Author:Cynthia Sear (University of Melbourne )
Paper short abstract:
Anthropological theories and methods are being increasingly used in corporate settings. In this paper, I will draw on my reflections working as a Marketer cum Anthropologist to detail both the tensions and possibilities that arise from moving from the University to the Corporation and back again.
Paper long abstract:
In recent years anthropology has become a buzz word in the business world. Top global companies such as Google and Intel have hired anthropologists for customer research and product design while marketing consultancies such as Red Associates and Flamingo have built their brands around anthropological theories and methods. As a marketer turned Anthropologist, I have been working with research firms in Australia to address this rising desire for anthropological insight and ethnographic methods, whilst also working on my PhD, lecturing and tutoring at the University of Melbourne. In this paper, I will detail the awkward but earnest ways in which ethnographic methods are appropriated for commercial use and the not always successful attempts to translate anthropological theories for use in consumer insight. In addition, I will share how I have incorporated my corporate experience into my teaching and the ways in which this has both endeared and alienated me amongst university staff and students. In so doing, I will reflexively address recurring criticisms of "corporate anthropology" that have come from within academia and that posit a vision for anthropology outside of and in opposition to the capitalist system. Moving between the university and corporation, I will propose, does indeed deserve critique, but also an open mind. While I may be accused of "selling out", I have found the process of "selling in" anthropology to both businesses and students, to be unexpectedly rewarding and hopeful. This movement of knowledge, I will detail, creates moments of tension and misunderstanding but also optimism.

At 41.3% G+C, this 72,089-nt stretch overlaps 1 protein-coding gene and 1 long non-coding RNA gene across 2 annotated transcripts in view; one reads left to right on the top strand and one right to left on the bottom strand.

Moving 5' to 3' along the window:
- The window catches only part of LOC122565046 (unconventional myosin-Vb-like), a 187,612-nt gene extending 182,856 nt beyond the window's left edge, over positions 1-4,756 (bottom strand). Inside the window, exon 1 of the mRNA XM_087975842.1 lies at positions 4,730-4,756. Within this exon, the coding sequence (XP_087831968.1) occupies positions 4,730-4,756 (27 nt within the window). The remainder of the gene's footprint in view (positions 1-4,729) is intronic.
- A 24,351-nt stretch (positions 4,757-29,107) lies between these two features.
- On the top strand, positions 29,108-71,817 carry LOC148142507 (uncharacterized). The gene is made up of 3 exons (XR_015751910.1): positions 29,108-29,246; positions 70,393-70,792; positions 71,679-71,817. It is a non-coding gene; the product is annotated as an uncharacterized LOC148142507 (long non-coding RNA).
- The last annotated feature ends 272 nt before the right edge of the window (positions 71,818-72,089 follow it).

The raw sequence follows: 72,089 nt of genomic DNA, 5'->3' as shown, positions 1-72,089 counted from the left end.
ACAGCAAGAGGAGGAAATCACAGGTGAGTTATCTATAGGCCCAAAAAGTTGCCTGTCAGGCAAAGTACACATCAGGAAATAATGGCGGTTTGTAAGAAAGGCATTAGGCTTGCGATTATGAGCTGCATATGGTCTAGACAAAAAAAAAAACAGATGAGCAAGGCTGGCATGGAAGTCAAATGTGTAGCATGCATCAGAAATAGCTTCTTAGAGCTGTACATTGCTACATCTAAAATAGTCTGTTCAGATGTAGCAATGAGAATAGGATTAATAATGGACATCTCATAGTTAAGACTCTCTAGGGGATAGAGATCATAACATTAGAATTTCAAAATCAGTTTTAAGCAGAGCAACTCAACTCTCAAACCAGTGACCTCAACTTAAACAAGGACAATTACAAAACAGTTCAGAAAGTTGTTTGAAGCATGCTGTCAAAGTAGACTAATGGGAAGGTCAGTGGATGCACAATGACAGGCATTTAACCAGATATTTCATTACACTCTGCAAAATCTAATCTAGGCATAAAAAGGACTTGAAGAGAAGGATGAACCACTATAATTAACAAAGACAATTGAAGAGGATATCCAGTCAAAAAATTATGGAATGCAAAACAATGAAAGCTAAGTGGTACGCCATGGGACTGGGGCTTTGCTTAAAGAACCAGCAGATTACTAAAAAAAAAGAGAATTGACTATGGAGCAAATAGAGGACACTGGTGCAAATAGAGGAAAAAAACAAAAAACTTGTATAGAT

The mobility of applied anthropologists: in and out of fields and between jobs [Applied Anthropology Network]